May 30, 2009

Evolution of Philippine Mountaineers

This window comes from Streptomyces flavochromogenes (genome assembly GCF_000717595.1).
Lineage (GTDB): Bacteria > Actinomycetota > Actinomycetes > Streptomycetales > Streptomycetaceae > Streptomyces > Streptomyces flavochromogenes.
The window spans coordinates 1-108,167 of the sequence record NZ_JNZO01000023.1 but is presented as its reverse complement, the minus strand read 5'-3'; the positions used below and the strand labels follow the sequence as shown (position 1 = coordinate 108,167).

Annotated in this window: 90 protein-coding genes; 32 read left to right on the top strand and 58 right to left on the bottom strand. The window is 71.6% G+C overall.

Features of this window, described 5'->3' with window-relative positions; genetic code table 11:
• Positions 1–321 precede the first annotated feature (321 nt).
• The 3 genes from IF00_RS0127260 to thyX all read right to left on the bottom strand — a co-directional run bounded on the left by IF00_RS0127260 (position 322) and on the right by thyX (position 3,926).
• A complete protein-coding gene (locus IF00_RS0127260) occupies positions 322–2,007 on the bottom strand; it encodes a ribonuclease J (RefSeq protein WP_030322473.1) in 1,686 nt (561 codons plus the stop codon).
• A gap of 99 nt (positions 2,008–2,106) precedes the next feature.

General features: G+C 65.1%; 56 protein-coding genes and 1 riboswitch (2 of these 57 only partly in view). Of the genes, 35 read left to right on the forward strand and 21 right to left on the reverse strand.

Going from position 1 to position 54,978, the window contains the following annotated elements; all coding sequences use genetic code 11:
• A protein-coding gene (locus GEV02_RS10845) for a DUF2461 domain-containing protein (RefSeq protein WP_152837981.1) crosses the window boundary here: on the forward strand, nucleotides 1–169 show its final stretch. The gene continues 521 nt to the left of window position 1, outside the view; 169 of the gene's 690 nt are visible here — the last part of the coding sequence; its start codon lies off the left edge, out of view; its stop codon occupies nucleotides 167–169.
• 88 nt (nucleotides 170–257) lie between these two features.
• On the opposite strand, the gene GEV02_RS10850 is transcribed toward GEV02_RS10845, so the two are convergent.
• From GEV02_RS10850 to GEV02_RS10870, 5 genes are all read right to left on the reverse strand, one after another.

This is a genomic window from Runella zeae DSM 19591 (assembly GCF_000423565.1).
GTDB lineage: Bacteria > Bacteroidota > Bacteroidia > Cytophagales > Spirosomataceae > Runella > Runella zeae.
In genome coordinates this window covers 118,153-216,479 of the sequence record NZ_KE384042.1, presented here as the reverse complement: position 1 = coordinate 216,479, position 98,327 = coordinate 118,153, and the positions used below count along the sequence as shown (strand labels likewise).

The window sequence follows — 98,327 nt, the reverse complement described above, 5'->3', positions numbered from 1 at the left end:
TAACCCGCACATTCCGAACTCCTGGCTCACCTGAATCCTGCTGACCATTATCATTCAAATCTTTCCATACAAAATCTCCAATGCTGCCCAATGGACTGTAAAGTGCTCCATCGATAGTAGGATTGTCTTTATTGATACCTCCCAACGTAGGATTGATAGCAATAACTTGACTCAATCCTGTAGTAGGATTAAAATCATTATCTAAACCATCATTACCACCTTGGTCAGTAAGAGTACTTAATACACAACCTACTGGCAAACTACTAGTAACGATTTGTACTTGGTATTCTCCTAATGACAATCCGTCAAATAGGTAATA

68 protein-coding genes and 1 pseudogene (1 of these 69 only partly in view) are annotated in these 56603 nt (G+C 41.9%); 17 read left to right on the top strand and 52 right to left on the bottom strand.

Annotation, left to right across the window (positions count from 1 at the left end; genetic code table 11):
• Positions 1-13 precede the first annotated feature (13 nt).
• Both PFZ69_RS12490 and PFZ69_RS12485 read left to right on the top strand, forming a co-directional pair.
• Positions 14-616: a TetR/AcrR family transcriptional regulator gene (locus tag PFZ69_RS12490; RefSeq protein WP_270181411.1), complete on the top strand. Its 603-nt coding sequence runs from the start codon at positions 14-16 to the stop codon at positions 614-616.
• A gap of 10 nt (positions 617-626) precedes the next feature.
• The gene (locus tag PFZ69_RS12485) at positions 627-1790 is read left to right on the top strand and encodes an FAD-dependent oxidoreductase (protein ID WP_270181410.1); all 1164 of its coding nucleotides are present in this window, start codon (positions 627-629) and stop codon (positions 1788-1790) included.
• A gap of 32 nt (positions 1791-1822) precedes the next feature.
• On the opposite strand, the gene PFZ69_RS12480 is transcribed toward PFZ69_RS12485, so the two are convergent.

Just like mountaineering in general, the Philippine mountaineering has no defined history. People have already been climbing since pre-historic times. Climbing as a sport has already been in existence in our country even before the 1900. This was due to the fact that fragmented records of prominent people of the society scaling some of the mountains here have already been in existence. For instance the first conquest of Mt. Apo by Don Joaquin Rajal in 1880 is well known. But a comprehensive study is not available to determine who’s who and who’s first. One thing for sure is that mountaineering groups has started sprouting in the late 60s. But still no one can claim who is the first. It may also be safe to say that the 90s will be the golden year for mountaineering here in the Philippines. The natural features and history of the Philippines have molded Filipinos to become survivors and natural climbers. Its diverse flora and fauna, climate, mountainous landscape, and water network have yielded Filipino mountaineers from prehistoric times to the present. The Tabon Caveman charters not only the cave network of Palawan but also its seas and mountains for food. He created sharpened objects for hunting and scripting figures in cave walls. He learned to predict the coming of a storm. He used plants for medication. He traverses mountains and crossed rivers. He constructed makeshift homes on treetops to gear away wild animals that may attack him unaware anytime. The Aetas, who are the aborigines of the Philippine Islands, migrated from one island to another and traversed one mountain range after the other. In Pre-Spanish time, they have lived in the plains and by the shore and only hunted for food and gold in the boondocks. When Spain occupied the Philippines, many were driven to the mountains by force or by trade. For instance, Sultan Marikudo and Queen Maniwangtiwang sold the plains of Panay Island to Spaniards in exchange for crown, scepter, and jewelry and settled their tribe in the mountains. Throughout the occupation of the Philippines by Spain, Japan, and the United States of America, Filipino revolutionist had setup caverns and homes in the mountains and caves of the Sierra Madre and other mountain ranges in the country. In the mountains and rivers, they hunted wild boars, wild ducks and fresh water fish for food, managed to build huts for shelter and conferences, and discovered medicines from plants. The Philippine military trained themselves with jungle survival techniques and guerilla warfare to be able to manage their way in the mountains. These training have been expanded to cover not only people in the military but also volunteers who enlist for them. For example, the Rescue 505 Unit of the Philippine Air Force conducts Search and Rescue course to volunteers yearly. The Filipino youth has been exposed and oriented to camping, ropemanship, route-finding, backpacking, hiking, swimming, trail signs, campfire, and first aid as early as seven years old when they joined the Philippine Scouts as Cab of Star Scouts. As they become Boy or Girl Scouts, these skills are continuously reinforced in classrooms, camping, and jamborees. After school, some graduates, who used to be scouts, form groups to engage in camping. Many groups have specialized not only in camping but also particularly in climbing mountains. Thus, formal mountaineering organizations came to fore. Apart from expedition, these mountaineering organizations develop short courses to train and upgrade the skills of its membership, to participate in environmental protection undertakings by cause-oriented groups, and to conduct outreach programs in needy communities. Trough the years, mountaineering has evolved from a lifestyle of survival, where mountains became the source of its subsistence, to a vehicle for the preservation of the mountains and the communities living around it. The newest triumph of Philippine mountaineering is when the Filipinos reach the highest mountain in the globe, Mt. Everest.

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